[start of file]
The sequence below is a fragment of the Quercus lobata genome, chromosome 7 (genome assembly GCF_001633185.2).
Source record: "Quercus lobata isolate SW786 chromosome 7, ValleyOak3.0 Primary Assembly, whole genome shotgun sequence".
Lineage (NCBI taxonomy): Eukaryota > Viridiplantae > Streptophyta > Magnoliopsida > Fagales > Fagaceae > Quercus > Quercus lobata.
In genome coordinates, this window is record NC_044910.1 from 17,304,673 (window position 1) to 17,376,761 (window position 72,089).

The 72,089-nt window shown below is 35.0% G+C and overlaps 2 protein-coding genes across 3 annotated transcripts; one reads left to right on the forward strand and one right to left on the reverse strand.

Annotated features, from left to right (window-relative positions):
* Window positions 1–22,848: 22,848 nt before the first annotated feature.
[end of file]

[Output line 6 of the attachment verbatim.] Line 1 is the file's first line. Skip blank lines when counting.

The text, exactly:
Annotated features, from left to right (window-relative positions):